Boeing shares surged Thursday after Ryanair confirmed a major order of Boeing 737 MAX jets while global stocks treaded water on mixed economic data.
The deal for 75 planes by the Irish low-cost carrier was the first major order for the 737 MAX since the aircraft was grounded for 20 months following two fatal crashes.
The news, along with a successful test flight by American Airlines, help send shares in Boeing higher as the aircraft moves closer to returning to the skies after winning approval by US regulators last month.
Shares in Boeing jumped 6.0 percent, helping to lift the Dow on a mixed day for US equities.
While the tech-rich Nasdaq edged to a fresh record, the broad-based S&P 500 finished lower.
European equities were also mixed, with London advancing and Paris and Frankfurt both pulling back.
Data provider IHS Markit said its closely-watched composite eurozone purchasing managers' index (PMI) fell to 45.3 points in November from 50 in October, according to final estimates.
- Revived US stimulus prospects? -
Investors digested data showing slower growth in the US services sector in November and better-than-expected new unemployment claims ahead of Friday's closely-watched Labor Department jobs report.
Markets have also monitored ongoing stimulus talks on Capitol Hill that have lifted hopes of a new spending package before the end of the year.
"In general, the market is acting rationally in looking ahead to the other side of this," Art Hogan, chief market strategist at National Securities, said of the market's strength.
But Hogan cautioned that stocks could be pressured later this month if rising US coronavirus cases stress hospital capacity, resulting in further business shutdowns.
"The narrative about how the market is feeling optimistic about 2021 recovery prospects because of the arrival of Covid vaccines is growing a bit tired, yet market participants have been given a stimulant with the increased buzz on Capitol Hill about the need to get another stimulus package done soon," said market analyst Patrick J. O'Hare at Briefing.com.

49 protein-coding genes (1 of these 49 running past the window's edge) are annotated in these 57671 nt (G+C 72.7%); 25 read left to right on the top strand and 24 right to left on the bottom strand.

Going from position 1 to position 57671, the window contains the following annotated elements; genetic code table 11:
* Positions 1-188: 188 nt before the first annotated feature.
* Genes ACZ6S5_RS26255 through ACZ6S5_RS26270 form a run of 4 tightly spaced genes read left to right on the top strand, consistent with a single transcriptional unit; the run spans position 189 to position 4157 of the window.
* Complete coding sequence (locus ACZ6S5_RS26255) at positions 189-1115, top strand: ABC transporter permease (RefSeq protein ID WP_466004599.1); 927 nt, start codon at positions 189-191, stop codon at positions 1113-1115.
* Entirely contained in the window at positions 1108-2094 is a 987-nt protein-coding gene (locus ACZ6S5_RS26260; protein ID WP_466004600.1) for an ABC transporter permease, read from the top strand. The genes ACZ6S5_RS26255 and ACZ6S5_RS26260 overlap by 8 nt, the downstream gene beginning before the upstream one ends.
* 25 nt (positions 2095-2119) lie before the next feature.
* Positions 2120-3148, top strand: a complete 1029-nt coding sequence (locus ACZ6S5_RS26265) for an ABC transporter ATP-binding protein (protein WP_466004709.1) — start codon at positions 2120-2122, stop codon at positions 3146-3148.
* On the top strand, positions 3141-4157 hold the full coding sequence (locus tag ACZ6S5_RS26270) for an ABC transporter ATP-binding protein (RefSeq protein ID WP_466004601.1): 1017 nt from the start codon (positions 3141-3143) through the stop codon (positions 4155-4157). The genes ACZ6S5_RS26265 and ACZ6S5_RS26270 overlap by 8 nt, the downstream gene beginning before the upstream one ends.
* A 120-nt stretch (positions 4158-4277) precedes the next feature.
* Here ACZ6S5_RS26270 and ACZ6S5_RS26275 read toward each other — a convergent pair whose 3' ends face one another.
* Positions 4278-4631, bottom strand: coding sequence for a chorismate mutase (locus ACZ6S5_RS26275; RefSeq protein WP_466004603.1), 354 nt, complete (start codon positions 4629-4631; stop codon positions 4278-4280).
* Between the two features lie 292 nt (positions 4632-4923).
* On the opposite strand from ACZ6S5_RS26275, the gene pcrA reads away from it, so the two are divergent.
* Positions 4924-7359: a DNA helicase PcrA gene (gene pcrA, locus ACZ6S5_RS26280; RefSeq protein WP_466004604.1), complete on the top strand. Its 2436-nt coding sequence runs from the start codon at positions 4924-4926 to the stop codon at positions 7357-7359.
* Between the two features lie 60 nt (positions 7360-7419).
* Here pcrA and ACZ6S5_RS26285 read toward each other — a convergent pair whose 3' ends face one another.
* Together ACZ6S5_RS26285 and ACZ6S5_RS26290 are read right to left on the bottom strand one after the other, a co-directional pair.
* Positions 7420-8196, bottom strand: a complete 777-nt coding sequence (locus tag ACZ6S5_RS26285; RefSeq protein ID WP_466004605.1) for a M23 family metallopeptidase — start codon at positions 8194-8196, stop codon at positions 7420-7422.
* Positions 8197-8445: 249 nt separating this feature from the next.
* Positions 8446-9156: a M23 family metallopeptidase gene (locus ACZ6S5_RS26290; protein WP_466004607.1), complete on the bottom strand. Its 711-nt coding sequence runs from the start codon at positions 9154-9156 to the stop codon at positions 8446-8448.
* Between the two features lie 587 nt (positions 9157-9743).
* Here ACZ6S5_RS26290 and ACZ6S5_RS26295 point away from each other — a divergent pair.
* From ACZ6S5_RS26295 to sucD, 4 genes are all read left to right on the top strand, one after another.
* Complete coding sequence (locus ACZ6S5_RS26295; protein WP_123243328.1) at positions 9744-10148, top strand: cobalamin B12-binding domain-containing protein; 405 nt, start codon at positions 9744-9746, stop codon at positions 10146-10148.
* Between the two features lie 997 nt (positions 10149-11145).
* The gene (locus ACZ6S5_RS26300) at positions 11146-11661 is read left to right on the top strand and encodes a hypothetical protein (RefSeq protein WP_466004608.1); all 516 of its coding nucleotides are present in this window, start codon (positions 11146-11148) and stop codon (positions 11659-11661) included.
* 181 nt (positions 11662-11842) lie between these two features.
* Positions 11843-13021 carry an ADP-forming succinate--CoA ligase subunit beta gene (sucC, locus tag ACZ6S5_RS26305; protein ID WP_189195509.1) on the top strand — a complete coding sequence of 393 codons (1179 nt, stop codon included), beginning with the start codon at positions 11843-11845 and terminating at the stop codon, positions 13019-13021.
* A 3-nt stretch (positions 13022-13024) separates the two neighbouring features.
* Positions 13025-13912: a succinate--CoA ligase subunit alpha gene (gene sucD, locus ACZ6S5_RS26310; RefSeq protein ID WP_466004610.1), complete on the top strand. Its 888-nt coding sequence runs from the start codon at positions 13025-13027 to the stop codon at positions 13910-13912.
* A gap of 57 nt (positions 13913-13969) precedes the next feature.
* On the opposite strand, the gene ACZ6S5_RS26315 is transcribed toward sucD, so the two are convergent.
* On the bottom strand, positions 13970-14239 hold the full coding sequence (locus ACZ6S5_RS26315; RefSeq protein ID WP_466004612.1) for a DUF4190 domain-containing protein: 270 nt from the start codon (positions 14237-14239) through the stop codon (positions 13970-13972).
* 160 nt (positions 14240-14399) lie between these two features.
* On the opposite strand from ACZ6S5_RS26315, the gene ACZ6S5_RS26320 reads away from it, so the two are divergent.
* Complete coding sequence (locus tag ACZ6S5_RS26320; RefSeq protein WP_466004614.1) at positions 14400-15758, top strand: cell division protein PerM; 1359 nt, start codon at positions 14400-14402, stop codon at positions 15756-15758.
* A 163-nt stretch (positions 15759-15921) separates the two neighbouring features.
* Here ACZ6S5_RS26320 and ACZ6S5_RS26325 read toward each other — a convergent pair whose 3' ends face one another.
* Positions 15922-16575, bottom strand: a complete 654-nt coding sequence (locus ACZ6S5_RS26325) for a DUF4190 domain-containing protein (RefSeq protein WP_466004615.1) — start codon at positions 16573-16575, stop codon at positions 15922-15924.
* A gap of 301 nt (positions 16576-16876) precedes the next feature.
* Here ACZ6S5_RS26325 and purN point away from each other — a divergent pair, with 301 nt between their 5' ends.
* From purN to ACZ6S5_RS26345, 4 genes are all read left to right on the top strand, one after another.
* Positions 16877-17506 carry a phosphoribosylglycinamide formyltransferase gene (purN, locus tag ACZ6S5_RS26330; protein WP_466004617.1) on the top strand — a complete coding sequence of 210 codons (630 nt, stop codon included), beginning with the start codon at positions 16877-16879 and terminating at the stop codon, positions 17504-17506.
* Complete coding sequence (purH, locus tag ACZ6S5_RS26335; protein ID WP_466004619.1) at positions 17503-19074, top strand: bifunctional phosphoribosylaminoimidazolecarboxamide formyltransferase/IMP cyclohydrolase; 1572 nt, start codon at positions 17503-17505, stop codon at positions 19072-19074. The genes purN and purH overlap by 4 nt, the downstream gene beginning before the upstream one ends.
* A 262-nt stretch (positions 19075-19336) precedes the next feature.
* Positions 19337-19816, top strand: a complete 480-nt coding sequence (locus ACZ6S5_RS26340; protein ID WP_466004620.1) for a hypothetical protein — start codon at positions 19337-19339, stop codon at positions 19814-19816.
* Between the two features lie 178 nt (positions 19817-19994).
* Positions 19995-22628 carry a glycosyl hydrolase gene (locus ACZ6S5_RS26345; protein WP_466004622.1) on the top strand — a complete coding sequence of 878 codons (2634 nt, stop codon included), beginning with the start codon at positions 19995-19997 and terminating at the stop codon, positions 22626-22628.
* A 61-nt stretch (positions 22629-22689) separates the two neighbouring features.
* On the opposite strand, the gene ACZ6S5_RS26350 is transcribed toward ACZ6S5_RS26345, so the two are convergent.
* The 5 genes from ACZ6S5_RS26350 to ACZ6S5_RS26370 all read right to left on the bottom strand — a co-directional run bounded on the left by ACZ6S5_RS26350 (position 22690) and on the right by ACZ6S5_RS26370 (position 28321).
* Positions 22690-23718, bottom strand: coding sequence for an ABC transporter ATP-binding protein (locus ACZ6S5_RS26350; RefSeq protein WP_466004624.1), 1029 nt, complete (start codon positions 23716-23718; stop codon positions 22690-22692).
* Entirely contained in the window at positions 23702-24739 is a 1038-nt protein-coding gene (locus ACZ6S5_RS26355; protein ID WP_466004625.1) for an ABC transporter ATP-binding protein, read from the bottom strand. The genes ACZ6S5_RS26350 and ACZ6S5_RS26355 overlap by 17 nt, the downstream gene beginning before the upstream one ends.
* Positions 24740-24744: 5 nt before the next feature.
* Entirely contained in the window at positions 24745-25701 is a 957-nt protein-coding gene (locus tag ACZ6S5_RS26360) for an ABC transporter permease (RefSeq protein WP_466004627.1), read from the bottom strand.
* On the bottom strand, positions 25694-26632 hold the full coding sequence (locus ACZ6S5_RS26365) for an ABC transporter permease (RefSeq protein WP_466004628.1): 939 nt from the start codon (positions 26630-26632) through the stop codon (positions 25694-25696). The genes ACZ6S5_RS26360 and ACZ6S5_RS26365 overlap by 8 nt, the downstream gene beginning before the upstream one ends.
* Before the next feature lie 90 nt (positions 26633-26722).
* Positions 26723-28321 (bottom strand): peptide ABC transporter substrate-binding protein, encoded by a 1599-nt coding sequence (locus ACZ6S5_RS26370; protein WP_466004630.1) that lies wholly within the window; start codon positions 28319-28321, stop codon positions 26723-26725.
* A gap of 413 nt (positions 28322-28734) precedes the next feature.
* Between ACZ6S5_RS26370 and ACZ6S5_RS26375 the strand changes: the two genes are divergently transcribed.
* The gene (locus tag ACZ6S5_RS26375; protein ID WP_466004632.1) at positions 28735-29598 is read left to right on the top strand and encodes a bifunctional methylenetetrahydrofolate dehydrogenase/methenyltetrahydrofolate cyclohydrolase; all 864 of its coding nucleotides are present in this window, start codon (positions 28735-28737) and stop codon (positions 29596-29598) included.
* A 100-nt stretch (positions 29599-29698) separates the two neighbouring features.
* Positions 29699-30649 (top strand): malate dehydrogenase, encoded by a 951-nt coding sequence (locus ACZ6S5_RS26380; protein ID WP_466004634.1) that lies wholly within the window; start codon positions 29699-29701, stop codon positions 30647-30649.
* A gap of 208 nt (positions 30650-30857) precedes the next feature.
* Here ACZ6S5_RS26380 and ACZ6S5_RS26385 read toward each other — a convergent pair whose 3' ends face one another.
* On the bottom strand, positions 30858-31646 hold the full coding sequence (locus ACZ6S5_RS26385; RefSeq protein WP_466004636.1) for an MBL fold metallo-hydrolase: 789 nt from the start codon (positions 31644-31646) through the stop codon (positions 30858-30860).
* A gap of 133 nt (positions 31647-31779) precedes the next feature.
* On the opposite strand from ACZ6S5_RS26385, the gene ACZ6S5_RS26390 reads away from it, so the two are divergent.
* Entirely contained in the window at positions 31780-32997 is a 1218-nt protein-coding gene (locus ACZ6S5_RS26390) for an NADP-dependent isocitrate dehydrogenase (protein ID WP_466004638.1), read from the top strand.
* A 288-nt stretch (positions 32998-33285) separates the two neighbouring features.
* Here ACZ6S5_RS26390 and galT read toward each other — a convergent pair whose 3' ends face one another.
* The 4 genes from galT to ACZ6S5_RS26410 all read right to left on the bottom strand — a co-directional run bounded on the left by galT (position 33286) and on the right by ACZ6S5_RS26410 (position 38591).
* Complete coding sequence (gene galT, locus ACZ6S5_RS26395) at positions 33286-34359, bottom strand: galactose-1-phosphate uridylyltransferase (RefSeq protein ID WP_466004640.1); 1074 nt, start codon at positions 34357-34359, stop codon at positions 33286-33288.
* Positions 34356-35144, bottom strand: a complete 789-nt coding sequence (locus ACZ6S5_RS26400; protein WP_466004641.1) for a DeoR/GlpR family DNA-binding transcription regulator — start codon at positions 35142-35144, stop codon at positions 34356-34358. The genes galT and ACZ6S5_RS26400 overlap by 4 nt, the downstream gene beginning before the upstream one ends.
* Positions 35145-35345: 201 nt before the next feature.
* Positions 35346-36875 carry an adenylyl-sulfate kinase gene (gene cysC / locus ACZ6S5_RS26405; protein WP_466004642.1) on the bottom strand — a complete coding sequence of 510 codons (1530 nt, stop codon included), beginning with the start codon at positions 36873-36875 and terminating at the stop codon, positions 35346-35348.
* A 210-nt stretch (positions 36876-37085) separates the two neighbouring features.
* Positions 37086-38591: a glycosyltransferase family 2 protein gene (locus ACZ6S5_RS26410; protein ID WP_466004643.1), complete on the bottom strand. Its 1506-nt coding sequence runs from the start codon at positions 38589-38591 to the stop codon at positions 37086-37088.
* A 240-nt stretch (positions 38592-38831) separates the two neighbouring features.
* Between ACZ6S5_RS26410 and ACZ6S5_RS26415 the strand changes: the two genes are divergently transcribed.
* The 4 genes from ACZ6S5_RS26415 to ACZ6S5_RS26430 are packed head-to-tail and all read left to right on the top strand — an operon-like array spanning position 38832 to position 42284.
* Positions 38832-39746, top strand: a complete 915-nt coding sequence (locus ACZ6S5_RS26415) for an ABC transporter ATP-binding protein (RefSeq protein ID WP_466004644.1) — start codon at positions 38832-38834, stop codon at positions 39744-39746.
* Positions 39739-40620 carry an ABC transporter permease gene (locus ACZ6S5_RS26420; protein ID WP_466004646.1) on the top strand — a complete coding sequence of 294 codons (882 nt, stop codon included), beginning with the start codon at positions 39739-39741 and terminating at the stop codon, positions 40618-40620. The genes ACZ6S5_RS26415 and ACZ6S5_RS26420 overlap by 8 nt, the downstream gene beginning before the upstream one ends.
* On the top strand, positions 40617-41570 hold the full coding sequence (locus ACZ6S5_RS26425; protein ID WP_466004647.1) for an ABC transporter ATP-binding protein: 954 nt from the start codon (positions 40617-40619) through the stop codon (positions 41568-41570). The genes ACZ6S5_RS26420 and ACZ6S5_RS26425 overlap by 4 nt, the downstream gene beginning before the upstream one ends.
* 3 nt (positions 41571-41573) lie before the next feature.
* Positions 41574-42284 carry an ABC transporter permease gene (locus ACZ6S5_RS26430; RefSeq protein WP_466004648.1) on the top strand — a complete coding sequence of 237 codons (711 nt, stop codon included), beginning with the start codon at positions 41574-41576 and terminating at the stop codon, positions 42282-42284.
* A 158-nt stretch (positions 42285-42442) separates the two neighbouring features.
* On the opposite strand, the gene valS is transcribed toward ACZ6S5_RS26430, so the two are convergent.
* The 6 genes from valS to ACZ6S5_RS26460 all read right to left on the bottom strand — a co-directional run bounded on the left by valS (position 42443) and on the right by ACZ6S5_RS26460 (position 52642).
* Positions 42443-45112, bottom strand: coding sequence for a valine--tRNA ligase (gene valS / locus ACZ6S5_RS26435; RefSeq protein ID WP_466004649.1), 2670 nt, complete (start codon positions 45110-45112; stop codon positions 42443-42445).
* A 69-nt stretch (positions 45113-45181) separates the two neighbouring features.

Elsewhere, oil prices advanced as members of the OPEC group of oil producers struck a deal to increase production over coming months, but by less than anticipated in their previous accord.
Starting in January 2021, producers will pump 500,000 more barrels per day. The previous agreement entailed a cut of 7.7 million barrels per day (bpd) and had been scheduled to be eased to 5.8 million bpd on January 1.
Meanwhile the pound surged to its highest level in a year, briefly rising above $1.35, after a government official expressed confidence on reaching a post-Brexit trade deal with the EU.
- Key figures around 2150 GMT -
New York - Dow: UP 0.3 percent at 29,969.52 (close)
New York - S&P 500: DOWN 0.1 percent at 3,666.72 (close)
New York - Nasdaq: UP 0.2 percent at 12,377.18 (close)
London - FTSE 100: UP 0.4 percent at 6,490.27 (close)
Frankfurt - DAX 30: DOWN 0.5 percent at 13,252.86 (close)
Paris - CAC 40: DOWN 0.2 percent at 5,574.36 (close)
EURO STOXX 50: DOWN 0.1 percent at 3,517.10 (close)
Tokyo - Nikkei 225: FLAT at 26,809.37 (close)
Hong Kong - Hang Seng: UP 0.7 percent at 26,728.50 (close)
Shanghai - Composite: DOWN 0.2 percent at 3,442.14 (close)
Euro/dollar: UP at $1.2147 from $1.2115 at 2200 GMT
Pound/dollar: UP at $1.3453 from $1.3365
Dollar/yen: DOWN at 103.84 yen from 104.42 yen
Euro/pound: DOWN at 90.28 pence from 90.65 pence
West Texas Intermediate: UP 0.8 percent at $45.64 per barrel
Brent North Sea crude: UP 1.0 percent at $48.71 per barrel